SUMMARY OF THE INVENTION

It is an object of the invention to provide an improved direct injection engine.

The engine of the present invention has a piston which includes a first inclined surface approximately parallel to an intake-side inclined surface of a cylinder head and a second inclined surface approximately parallel to an exhaust-side inclined surface of the cylinder head. A cavity combustion chamber is recessed in the first inclined surface. A pair of valve recesses is also recessed in the first inclined surface. An arcuate dam section is formed along the periphery of the valve recesses with the first inclined surface.

BRIEF DESCRIPTION OF THE DRAWINGS

The invention will be described in further detail below with reference to the accompanying drawings, wherein:

FIG. 1 is a vertical cross-sectional view showing an arrangement of a direct injection type internal combustion engine according to an embodiment of the present invention;

FIG. 2 is a plan view showing a piston according to an embodiment of this invention;

FIG. 3 is a cross-sectional view taken along the line III—III in FIG. 2;

FIG. 4 is a characteristic graph showing the relationship between the depth of a valve recess and the stability of stratified charge combustion;

FIG. 5 is a characteristic graph showing the relationship between the presence and absence of a projection section outer peripheral section and the HC emission amount; and

FIG. 6 is a plan view showing a piston according to another embodiment of this invention.

DETAILED DESCRIPTION OF THE PREFERRED EMBODIMENTS

First, an overall arrangement of a direct injection type internal combustion gasoline engine will be discussed with reference to FIG. 1.

A plurality of cylinders 3 are disposed in line in a cylinder block 1. A cylinder head 2 is fixed to cover the upper surface of the cylinder block 1. A piston 4 is slidably fitted in the cylinder 3. Additionally, a combustion chamber 11 is formed recessed in the cylinder head 2 and is arranged in a so-called pent roof type configuration, in which a pair of intake valves 5 are disposed at one inclined surface 11 a of the combustion chamber, while a pair of exhaust valves 6 are disposed at another inclined surface 11 b. A spark plug 7 is disposed at the generally central position surrounded by the pair of intake valves 5 and the pair of exhaust valves 6. The cylinder head 2 is formed with a pair of intake ports 8 which correspond respectively to the pair of intake valves 5. Additionally, exhaust ports 9 are formed corresponding to the exhaust valves 6.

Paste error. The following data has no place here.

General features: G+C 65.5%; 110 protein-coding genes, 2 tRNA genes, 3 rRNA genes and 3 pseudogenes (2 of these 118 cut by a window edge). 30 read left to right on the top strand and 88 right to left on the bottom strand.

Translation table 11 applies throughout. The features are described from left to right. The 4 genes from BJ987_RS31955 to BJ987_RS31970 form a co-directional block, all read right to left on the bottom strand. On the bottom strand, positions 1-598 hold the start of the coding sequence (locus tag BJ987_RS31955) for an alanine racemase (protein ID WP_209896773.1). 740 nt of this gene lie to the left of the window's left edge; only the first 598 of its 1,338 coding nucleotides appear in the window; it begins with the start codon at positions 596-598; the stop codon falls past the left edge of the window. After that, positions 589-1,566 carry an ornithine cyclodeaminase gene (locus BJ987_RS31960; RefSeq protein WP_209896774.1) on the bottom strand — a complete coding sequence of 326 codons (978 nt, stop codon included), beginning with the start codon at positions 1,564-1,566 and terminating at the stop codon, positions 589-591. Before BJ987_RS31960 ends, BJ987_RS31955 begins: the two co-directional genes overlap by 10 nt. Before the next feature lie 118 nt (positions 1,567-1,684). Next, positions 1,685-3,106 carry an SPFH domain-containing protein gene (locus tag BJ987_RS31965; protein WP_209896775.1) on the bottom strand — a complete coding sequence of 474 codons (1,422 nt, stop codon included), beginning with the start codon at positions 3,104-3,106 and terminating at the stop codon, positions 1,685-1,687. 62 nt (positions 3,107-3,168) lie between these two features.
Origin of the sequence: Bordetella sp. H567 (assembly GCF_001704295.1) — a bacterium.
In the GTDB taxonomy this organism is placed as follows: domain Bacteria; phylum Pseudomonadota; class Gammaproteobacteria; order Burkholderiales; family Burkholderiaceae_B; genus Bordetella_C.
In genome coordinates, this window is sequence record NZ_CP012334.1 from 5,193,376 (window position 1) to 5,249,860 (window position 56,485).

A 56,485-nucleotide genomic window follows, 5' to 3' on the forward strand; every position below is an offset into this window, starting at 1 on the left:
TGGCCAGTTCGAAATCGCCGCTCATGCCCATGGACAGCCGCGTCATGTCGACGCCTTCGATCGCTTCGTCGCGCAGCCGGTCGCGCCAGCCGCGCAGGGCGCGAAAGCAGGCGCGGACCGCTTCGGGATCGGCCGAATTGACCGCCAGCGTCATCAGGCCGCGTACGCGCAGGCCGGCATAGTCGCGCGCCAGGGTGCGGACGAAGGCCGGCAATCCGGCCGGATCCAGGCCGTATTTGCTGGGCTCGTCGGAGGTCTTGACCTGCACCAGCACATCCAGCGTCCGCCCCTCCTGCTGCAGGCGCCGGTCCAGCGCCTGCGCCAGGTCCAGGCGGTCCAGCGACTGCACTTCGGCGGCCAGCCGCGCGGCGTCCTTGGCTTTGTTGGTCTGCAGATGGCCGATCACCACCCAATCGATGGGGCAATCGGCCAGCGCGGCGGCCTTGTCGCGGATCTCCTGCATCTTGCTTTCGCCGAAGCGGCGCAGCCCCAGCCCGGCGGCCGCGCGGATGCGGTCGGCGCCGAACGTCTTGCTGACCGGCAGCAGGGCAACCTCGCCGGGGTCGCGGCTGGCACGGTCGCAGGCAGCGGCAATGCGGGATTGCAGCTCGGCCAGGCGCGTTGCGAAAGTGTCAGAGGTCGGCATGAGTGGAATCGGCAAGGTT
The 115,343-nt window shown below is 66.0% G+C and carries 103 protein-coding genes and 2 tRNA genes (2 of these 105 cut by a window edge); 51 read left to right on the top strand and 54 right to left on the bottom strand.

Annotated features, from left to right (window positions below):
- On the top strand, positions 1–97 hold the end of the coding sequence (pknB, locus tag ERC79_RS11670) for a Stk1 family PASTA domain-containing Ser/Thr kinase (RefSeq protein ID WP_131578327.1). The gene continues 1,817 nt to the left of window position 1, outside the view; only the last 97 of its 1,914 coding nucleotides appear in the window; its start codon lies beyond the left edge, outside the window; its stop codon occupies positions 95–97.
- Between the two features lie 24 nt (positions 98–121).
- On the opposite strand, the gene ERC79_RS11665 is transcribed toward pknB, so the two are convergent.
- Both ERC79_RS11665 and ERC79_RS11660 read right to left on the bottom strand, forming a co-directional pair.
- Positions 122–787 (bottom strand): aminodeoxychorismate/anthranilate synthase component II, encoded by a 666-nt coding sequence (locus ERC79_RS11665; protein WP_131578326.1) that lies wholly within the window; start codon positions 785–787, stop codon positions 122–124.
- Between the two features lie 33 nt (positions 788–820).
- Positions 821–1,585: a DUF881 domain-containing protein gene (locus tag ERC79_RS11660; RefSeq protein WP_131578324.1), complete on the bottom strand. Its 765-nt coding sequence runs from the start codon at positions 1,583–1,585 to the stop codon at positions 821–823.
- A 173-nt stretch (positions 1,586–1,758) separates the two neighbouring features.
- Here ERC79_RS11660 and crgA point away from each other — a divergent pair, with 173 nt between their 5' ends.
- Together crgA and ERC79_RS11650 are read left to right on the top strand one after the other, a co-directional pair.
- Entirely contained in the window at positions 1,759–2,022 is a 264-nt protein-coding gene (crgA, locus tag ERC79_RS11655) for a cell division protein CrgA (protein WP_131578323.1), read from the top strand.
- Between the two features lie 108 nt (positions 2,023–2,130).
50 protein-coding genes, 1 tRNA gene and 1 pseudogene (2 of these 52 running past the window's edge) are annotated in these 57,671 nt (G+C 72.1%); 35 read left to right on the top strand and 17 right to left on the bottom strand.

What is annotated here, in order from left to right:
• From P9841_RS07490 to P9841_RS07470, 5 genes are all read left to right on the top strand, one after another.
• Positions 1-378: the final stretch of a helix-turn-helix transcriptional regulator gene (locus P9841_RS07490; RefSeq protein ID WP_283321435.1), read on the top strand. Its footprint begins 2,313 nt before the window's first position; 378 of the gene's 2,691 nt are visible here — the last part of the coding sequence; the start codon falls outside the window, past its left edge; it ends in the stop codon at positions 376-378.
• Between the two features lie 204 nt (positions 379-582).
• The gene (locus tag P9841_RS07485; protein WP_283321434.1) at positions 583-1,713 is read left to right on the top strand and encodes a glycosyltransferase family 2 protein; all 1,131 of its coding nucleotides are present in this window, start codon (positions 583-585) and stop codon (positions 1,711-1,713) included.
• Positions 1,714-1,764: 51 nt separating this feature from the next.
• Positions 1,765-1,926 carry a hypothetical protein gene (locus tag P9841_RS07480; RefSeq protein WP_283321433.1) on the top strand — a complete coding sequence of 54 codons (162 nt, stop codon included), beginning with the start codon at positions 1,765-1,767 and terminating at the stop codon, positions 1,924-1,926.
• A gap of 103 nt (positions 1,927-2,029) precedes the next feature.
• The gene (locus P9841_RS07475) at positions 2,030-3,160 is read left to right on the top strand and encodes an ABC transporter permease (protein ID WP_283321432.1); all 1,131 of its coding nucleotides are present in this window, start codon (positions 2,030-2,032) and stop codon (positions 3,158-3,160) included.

A generally cylindrical electromagnetic fuel injector valve 10 is disposed at the lower surface section of the cylinder head 2. The lower surface section is located adjacent to the side wall of the cylinder 3 at the side of the intake valves 5. The fuel injector valve 10 is installed in a posture wherein its center axis is directed obliquely downward. The fuel injector valve 10 is disposed between the two intake valves 5.

A cavity combustion chamber 12 is formed at the top section of the piston 4 and is offset toward the intake valves 5. A spray axis of the fuel injector valve 10 is directed to this cavity combustion chamber 12 when the piston is near the top dead center.

FIGS. 2 and 3 show the design of piston 4 in detail. Piston 4 has a first inclined surface 22 approximately parallel to the intake-side inclined surface 11 a of the cylinder head and a second inclined surface 23 approximately parallel to the exhaust-side inclined surface 11 b of the cylinder head. Side surfaces 24, 25 are connected to the first and the second inclined surfaces. Cavity combustion chamber 12 is recessed in the first inclined surface. A pair of valve recesses 31, 32 is also recessed in the first inclined surface. An arcuate dam section 21 a is formed along the periphery of the valve recesses with the first inclined surface.

In this embodiment, a flat plane 30 is located between top ends of the first and second inclined surface. A second arcuate dam section 21 b is formed along the periphery of the valve recesses with the flat plane.